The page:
On a breezy day, the blossoms are falling like snowflakes in my neighborhood, and so my thoughts have turned to spring. I’ll start with our little cherry tree…

Perhaps the earth can teach us

As when everything seems dead

And later proves to be alive.

—Pablo Neruda

A few years ago, we lost the towering hackberry tree that had stood in our front yard long before we moved to this house in 1983. To replace it, the city planted a small cherry tree. It was late autumn. As winter set in, the tree stood in the ground, looking like a lifeless stick. I wondered if it was alive. Then one day, from my living room window, I spotted a few specks of green on it. I went outside to get a closer look and saw the beginnings of tiny leaves on the branches. Within days, the tree was sporting four exquisite pink blossoms.

So, whenever you feel defeated or hopeless, know that at any moment, from deep within, you may blossom just as Zen master Soen Nakagawa describes in this next poem:

Pixabay
Source: Pixabay

All beings are flowers

blossoming

In a blossoming universe.

—Soen Nakagawa

This poem always brings a slight smile to my face—as slight as the tiny flower buds on my new cherry tree. It reminds me that all of us can blossom and fulfill our potential as loving and caring human beings.

It is spring again. The earth is like a child that knows poems by heart. —Rainer Maria Rilke

I have a perennial garden in my front yard. By the end of winter, it looks so bleak that I wonder if the earth that holds its plants has forgotten what to do with them. But Rilke said otherwise…and he was right.

In the spring, at the end of the day, you should smell like dirt. —Margaret Atwood

This quotation from Canadian novelist Margaret Atwood would make a good springtime resolution: At the end of at least one day this spring, I resolve that I will smell like dirt—at least on my hands!

Spring comes, grass grows by itself. —Seung Sahn

Readers of my books will be familiar with several of Korean Zen master Seung Sahn’s teachings. Here he’s reminding us that we need not interfere with everything. I’m working on this in my own life. I have a tendency to want to fix everyone’s problems instead of letting them experience life “growing by itself.” I write about this in How to Wake Up, where I admit to being a “recovering fixer.” It’s going pretty well.

Pixabay
Source: Pixabay

 If all you can do is crawl, start crawling. —Rumi

When I became chronically ill and found myself living mostly in my bedroom, it took me a long time to start crawling. I say this about it in How to Wake Up:

I spent my days caught up in constant longing for my life to be the way it was before I got sick. I wanted to work. I wanted to travel. I wanted to be active in the life of my family and my community. But no amount of wishing for my circumstances to be different got me any closer to resuming my former life.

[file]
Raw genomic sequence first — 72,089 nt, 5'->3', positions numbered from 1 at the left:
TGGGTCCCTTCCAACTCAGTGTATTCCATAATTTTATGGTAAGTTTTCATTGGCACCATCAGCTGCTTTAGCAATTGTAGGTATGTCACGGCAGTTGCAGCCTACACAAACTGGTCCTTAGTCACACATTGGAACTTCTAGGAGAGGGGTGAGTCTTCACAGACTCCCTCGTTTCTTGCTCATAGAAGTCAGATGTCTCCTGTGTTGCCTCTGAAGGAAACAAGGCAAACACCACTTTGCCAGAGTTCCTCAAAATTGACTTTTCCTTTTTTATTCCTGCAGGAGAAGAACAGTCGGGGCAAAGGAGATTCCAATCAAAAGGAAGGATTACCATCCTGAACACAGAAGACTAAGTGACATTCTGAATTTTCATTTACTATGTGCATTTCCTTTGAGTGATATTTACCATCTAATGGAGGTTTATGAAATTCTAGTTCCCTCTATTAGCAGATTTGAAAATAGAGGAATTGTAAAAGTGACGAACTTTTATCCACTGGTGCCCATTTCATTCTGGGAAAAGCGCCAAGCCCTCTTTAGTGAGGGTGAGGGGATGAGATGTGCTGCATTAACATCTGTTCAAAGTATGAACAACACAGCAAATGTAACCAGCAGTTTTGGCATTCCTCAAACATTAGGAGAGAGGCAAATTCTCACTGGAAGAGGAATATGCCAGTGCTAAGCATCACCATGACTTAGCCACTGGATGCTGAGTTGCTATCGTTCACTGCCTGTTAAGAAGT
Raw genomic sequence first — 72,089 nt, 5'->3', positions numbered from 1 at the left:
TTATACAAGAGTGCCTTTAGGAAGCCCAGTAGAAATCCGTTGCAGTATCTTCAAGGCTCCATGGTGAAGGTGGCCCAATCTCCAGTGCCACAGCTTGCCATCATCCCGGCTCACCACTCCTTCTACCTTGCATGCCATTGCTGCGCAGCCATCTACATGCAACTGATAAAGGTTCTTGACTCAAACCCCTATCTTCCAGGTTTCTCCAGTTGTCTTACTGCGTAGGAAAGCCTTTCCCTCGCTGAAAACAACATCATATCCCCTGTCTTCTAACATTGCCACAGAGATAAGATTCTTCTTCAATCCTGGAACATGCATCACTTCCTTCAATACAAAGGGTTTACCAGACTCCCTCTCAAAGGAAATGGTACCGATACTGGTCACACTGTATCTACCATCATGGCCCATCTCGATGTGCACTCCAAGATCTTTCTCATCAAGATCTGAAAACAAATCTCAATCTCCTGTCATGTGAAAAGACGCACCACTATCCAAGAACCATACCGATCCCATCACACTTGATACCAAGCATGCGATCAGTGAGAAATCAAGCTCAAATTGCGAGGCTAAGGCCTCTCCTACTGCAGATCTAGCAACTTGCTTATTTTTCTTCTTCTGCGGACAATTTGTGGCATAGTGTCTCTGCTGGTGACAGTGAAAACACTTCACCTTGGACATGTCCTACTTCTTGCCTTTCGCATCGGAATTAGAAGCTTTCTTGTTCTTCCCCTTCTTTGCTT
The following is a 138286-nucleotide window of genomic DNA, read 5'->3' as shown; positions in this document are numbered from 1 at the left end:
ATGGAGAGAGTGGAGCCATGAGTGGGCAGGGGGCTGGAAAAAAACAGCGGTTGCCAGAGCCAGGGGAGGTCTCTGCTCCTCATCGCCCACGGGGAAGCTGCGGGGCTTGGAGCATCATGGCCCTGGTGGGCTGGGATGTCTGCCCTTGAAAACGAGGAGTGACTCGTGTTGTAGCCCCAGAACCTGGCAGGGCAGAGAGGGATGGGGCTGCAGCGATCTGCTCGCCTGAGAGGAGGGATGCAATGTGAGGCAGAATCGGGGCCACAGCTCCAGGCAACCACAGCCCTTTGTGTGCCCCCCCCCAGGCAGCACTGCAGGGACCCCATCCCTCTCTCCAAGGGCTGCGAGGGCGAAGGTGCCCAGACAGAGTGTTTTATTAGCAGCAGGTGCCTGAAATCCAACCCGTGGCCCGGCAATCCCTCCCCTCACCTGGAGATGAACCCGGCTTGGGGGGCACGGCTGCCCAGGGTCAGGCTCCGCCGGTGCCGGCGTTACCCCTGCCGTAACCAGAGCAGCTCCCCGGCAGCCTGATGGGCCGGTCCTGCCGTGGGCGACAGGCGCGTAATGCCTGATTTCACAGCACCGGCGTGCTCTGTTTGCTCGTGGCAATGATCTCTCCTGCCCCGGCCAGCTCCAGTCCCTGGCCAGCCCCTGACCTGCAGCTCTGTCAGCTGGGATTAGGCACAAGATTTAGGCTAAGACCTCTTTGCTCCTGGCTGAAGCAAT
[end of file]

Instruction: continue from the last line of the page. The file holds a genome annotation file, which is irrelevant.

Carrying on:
I was stuck...stuck until I realized that I’d have to learn to live a new life. And so, instead of fighting against what I could not change, I accepted chronic illness as my starting point and I began to crawl toward that new life.

Spring the perfect time to start crawling.

The world is mud-luscious and puddle-wonderful. —e.e. cummings

Yes, there are summer, autumn, and winter puddles. But, to me, spring puddles are the mud-luscious ones because they remind us that the earth is thawing—getting soft and inviting us to play with it again.

Pixabay
Source: Pixabay

In the spring I have counted one hundred and thirty-six different kinds of weather inside of four and twenty hours. —Mark Twain

Every year, I forget that spring doesn’t just mean warm sun. The wind whips up. The rain falls. It can be as cold as winter in the shade. I give Mr. Twain a gold star for mindfulness!

And, finally, if your springtime plans go awry, remember this:

Life is what happens to you while you’re busy making other plans. —John Lennon

Philosophers have said it using more sophisticated words, but Lennon cuts to the chase with his Zen-like lyric. No matter what plans we make, life may intervene and take us in an unexpected direction. The ability to be flexible, like a new spring sapling, is one of the keys to contentment and happiness. If we can change course gracefully, understanding that some our plans will succeed and some will not, we can find peace of mind in any circumstances.

© 2014 Toni Bernhard. Thank you for reading my work. I'm the author of three books.

How to Live Well with Chronic Pain and Illness: A Mindful Guide (Fall 2015)

How to Wake Up: A Buddhist-Inspired Guide to Navigating Joy and Sorrow (2013)

How to Be Sick: A Buddhist-Inspired Guide for the Chronically Ill and their Caregivers (2010 

Visit www.tonibernhard.com for more information.

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